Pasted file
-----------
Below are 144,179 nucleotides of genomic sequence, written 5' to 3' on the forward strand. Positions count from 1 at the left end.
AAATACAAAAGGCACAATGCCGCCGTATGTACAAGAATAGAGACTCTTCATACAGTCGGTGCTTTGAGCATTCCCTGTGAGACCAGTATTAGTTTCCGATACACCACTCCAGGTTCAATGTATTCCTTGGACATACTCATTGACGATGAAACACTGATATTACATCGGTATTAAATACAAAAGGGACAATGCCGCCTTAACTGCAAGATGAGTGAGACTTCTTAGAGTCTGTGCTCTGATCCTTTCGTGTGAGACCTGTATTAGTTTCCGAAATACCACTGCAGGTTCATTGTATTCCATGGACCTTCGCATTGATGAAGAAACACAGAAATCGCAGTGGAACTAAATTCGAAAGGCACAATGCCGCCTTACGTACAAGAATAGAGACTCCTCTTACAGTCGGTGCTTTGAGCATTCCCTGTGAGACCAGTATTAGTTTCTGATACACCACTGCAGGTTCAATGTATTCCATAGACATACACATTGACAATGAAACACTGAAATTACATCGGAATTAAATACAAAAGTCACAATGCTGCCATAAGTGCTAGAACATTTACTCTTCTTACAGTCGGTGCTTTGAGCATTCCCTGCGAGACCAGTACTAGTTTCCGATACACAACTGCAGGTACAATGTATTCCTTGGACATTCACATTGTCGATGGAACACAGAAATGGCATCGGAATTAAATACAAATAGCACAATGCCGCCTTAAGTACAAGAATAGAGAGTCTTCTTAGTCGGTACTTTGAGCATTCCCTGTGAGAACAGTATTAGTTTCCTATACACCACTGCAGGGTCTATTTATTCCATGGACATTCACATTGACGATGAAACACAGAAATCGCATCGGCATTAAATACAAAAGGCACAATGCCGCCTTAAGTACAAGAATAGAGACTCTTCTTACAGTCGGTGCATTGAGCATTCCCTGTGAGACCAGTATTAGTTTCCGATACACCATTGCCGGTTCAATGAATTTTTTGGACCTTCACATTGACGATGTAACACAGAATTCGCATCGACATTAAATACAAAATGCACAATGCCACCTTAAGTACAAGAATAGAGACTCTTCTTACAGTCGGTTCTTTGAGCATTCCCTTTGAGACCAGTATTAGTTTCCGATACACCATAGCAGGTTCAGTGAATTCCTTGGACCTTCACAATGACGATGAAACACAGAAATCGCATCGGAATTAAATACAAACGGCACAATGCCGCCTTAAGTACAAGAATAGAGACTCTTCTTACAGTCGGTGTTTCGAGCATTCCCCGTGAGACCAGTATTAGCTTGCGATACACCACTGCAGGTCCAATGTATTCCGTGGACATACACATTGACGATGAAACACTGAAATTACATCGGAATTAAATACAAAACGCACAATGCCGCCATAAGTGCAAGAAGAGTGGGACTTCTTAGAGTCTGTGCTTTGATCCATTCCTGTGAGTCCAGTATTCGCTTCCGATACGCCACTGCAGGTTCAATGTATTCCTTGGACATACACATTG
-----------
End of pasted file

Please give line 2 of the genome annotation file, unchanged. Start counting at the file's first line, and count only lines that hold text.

AAATACAAAAGGCACAATGCCGCCGTATGTACAAGAATAGAGACTCTTCATACAGTCGGTGCTTTGAGCATTCCCTGTGAGACCAGTATTAGTTTCCGATACACCACTCCAGGTTCAATGTATTCCTTGGACATACTCATTGACGATGAAACACTGATATTACATCGGTATTAAATACAAAAGGGACAATGCCGCCTTAACTGCAAGATGAGTGAGACTTCTTAGAGTCTGTGCTCTGATCCTTTCGTGTGAGACCTGTATTAGTTTCCGAAATACCACTGCAGGTTCATTGTATTCCATGGACCTTCGCATTGATGAAGAAACACAGAAATCGCAGTGGAACTAAATTCGAAAGGCACAATGCCGCCTTACGTACAAGAATAGAGACTCCTCTTACAGTCGGTGCTTTGAGCATTCCCTGTGAGACCAGTATTAGTTTCTGATACACCACTGCAGGTTCAATGTATTCCATAGACATACACATTGACAATGAAACACTGAAATTACATCGGAATTAAATACAAAAGTCACAATGCTGCCATAAGTGCTAGAACATTTACTCTTCTTACAGTCGGTGCTTTGAGCATTCCCTGCGAGACCAGTACTAGTTTCCGATACACAACTGCAGGTACAATGTATTCCTTGGACATTCACATTGTCGATGGAACACAGAAATGGCATCGGAATTAAATACAAATAGCACAATGCCGCCTTAAGTACAAGAATAGAGAGTCTTCTTAGTCGGTACTTTGAGCATTCCCTGTGAGAACAGTATTAGTTTCCTATACACCACTGCAGGGTCTATTTATTCCATGGACATTCACATTGACGATGAAACACAGAAATCGCATCGGCATTAAATACAAAAGGCACAATGCCGCCTTAAGTACAAGAATAGAGACTCTTCTTACAGTCGGTGCATTGAGCATTCCCTGTGAGACCAGTATTAGTTTCCGATACACCATTGCCGGTTCAATGAATTTTTTGGACCTTCACATTGACGATGTAACACAGAATTCGCATCGACATTAAATACAAAATGCACAATGCCACCTTAAGTACAAGAATAGAGACTCTTCTTACAGTCGGTTCTTTGAGCATTCCCTTTGAGACCAGTATTAGTTTCCGATACACCATAGCAGGTTCAGTGAATTCCTTGGACCTTCACAATGACGATGAAACACAGAAATCGCATCGGAATTAAATACAAACGGCACAATGCCGCCTTAAGTACAAGAATAGAGACTCTTCTTACAGTCGGTGTTTCGAGCATTCCCCGTGAGACCAGTATTAGCTTGCGATACACCACTGCAGGTCCAATGTATTCCGTGGACATACACATTGACGATGAAACACTGAAATTACATCGGAATTAAATACAAAACGCACAATGCCGCCATAAGTGCAAGAAGAGTGGGACTTCTTAGAGTCTGTGCTTTGATCCATTCCTGTGAGTCCAGTATTCGCTTCCGATACGCCACTGCAGGTTCAATGTATTCCTTGGACATACACATTG